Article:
WhatFinger

Bachmann speaks to those who would lose the fight without losing their souls, rather than win a hollow victory

Michele Bachmann Fights Like A Girl


By —— Bio and Archives--December 12, 2011

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It has been more than thirty years since Margaret Thatcher altered the Western political landscape, helping to save the world from Soviet expansionism while coming as near as anyone could to saving England itself from the cultural and economic quagmire that, since her departure, has continued to deepen.  Nevertheless, over the past few months the most serious female presidential candidate in U.S. history—and the one most similar in principles to the early Thatcher—has been treated as an also-ran by both the mainstream and Republican-leaning media, as well as subjected to unfounded accusations of incompetence or instability—from conservatives.

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There was Tim Pawlenty’s suggestion that her susceptibility to headaches (an ailment she shares with Thomas Jefferson) renders her unfit to govern.  Then there was George Will’s judgment, apparently pulled straight out of the ether, that she could not be trusted with her finger on the nuclear trigger.  (They said the same of Reagan.)  Perhaps the concern is that if she had a headache and went stumbling blindly in search of her painkillers, she might inadvertently hit The Big Red Button, thus starting World War III.  Never having been in the White House, I had naively assumed there would be safeguards to prevent such a mishap, like secret codes and a military chain of command and stuff; but Will and Pawlenty, who have been in the White House, seem to think it’s a possibility, so who am I to object?

No, I do not believe that the Republican Establishment’s objection to Bachmann is that she’s a woman.  The objection, rather, is that she is not a man—where by “man” I mean “an accredited member of the Washington Insider’s Club.”  She doesn’t talk the way we expect modern politicians to talk.  Her public persona, in debates and interviews, does not fall easily within the accepted norms of TV-age politicians.  She tends to speak in bold colors.  She talks about over-arching issues much more comfortably than about niggling details.  She delineates issues with a view to their long-term ramifications, where long-term does not mean two years, but two decades, or two generations.  Worst of all, she infuses all issues about which she speaks with a moral tinge—which is to say that she instinctively hones in on the moral implications of public policy, rather than merely on the pragmatic, outcome-oriented aspect of decision-making.

This last trait, the morality-colored glasses, is particularly troubling to today’s Establishment types, for whom politics is about winning, at least as much as it is about being right.  Bachmann speaks to those who would lose the fight without losing their souls, rather than win a hollow victory.  A Gingrich or Romney presidency would be hollow victory on a grand scale, sucking the wind out of America’s burgeoning constitutionalist revival while doing little—or, more likely, nothing—to change the fundamental premises of the Establishment’s workings.  That is to say, the multi-generational project of rekindling the notion of a constitutional republic, not only in rhetoric but in practice, will require more than lip-service critiques of the current Establishment’s follies.  It will require the slow, bottom-up creation of a new Establishment.  Establishmentarianism, per se, is not the problem; George Washington was the Establishment in his time.  The challenge is to transmogrify the Establishment into something noble, something with purposes and ideals higher than the next election cycle.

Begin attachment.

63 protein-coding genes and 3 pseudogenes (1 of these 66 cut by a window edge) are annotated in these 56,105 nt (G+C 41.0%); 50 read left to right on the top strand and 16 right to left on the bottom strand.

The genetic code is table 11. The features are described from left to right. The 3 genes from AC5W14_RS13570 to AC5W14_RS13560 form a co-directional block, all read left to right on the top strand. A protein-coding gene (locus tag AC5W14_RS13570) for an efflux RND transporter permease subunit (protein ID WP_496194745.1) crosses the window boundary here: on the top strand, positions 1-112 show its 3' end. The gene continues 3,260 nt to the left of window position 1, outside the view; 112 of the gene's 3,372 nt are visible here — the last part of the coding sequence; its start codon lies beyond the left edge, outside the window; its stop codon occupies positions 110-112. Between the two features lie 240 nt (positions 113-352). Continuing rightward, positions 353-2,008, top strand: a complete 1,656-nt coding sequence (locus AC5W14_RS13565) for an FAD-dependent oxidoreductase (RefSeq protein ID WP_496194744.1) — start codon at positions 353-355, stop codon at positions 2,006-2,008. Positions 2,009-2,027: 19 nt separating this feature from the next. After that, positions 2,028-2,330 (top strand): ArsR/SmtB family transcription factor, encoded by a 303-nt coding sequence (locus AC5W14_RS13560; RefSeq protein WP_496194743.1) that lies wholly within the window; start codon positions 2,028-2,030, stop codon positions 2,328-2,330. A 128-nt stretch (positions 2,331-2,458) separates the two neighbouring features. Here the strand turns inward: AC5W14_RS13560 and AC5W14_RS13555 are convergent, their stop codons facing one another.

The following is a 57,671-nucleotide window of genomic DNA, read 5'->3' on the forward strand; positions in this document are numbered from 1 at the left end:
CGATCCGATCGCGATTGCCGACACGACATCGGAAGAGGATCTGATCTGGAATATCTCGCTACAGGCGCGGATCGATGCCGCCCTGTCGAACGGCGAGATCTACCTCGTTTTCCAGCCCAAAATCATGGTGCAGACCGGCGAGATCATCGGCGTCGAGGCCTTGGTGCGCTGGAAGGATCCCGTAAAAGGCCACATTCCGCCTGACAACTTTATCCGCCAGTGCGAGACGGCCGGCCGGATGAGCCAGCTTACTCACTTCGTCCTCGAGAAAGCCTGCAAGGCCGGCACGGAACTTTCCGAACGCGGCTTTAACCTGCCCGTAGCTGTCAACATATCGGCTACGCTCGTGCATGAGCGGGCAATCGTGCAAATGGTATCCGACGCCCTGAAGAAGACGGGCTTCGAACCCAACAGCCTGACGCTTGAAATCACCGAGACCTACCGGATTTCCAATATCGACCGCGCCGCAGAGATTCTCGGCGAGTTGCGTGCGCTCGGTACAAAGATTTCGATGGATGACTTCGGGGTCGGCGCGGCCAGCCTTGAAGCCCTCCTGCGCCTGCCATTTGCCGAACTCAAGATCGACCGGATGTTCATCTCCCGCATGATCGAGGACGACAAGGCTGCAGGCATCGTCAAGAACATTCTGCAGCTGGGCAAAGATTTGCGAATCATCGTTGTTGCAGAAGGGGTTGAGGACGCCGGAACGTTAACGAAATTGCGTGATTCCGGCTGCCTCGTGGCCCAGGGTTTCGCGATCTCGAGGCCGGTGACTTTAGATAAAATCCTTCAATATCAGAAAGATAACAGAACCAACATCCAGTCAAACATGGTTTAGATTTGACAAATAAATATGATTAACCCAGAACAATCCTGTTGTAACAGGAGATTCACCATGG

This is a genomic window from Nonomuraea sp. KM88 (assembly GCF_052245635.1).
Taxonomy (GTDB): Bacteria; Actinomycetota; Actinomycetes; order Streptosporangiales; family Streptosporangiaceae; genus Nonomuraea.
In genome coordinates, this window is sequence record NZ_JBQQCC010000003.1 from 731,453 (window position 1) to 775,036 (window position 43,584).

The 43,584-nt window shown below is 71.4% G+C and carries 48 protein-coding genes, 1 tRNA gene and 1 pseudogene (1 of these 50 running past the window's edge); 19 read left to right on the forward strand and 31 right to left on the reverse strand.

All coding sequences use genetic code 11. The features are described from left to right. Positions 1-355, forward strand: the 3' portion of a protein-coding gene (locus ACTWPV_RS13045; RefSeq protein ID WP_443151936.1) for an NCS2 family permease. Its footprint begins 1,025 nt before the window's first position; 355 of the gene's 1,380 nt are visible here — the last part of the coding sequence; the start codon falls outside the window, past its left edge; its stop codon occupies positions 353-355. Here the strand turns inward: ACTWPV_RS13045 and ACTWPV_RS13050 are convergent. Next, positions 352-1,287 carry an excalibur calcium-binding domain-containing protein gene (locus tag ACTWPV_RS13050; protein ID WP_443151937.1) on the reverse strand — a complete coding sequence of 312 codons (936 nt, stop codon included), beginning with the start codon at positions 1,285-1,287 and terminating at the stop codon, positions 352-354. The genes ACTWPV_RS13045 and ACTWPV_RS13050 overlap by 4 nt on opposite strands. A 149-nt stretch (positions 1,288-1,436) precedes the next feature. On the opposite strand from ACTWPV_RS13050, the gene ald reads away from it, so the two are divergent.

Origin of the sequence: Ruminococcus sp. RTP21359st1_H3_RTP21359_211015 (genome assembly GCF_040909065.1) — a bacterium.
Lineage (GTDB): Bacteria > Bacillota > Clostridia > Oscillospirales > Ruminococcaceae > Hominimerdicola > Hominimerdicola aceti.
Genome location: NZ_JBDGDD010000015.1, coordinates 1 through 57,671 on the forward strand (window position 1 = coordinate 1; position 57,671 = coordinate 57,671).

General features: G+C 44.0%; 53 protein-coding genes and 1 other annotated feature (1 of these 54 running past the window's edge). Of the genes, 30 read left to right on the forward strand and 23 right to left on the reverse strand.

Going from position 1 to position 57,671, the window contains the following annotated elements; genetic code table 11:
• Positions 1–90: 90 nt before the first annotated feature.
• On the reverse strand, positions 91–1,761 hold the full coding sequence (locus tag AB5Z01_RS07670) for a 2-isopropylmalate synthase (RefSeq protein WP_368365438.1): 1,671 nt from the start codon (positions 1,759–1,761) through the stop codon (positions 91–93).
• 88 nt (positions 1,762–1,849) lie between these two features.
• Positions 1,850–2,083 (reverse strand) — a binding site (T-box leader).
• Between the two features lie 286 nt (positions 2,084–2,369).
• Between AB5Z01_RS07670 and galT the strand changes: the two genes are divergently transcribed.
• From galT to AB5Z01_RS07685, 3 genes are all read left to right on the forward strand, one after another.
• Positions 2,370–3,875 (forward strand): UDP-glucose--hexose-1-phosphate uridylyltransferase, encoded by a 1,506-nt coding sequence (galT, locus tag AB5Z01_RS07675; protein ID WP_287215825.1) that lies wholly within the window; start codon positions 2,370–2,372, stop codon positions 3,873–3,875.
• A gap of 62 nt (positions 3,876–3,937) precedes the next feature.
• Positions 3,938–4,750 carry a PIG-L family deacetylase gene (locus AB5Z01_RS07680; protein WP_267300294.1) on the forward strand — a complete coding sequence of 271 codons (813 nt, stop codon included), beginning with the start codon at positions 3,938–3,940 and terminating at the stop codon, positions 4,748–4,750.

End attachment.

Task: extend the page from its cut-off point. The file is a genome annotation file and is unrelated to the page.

Joseph Conrad said that women hate irony.  He meant it as a criticism; as they are more inclined towards naive belief in the good, the true and the beautiful, women are more likely to be angered than pleased at the cleverness that undercuts and casts doubt upon fundamental principles.  Conrad, however, was writing in an age in which irony was an intellectual art, a means of broadening understanding by way of refusing to allow the mind to say “Stop here.”  Today, we live in an age of universalized, and hence diminished, irony.  Everyone is wised-up; everyone sees through everything; everyone thinks that matters of the most crushing importance are merely intellectual games, mass media games, power games.  In such a morally decrepit climate, irony is not a means of enlightenment.  It is just a fancy name for cynicism, which is the enemy of enlightenment. 

In such a climate, civilization needs leaders who are not ironists, at least not in the modern, diminished sense.  In Conrad’s terms, civilization needs women.  To put it more simply, America manifestly does not need more “big ideas,” “big schemes,” and “big hopes,”—i.e. more big government.  What she needs is a voice of conscience to speak to the present crisis as a moral crisis of historic proportions. 

It is certain that among this year’s primary contenders, Bachmann has the most credibility as this kind of moral conservative.  By “moral conservative,” I do not mean a Christian conservative, or a social conservative.  (Rick Santorum is also strong in these latter areas, of course.)  I mean someone who can articulate the economic crisis as a moral crisis, and who can propose financial solutions that are grounded in an understanding of the moral nature of the problem.  For this is the only way to change paths in the permanent manner that is required.  The goal cannot be merely to balance the budget, for example.  The goal must be to demonstrate to the electorate that a balanced budget is a practical manifestation of a particular moral position on the relationship between government and citizen.  This is what Bachmann’s manner of articulating the issues achieves most effectively—if people will listen.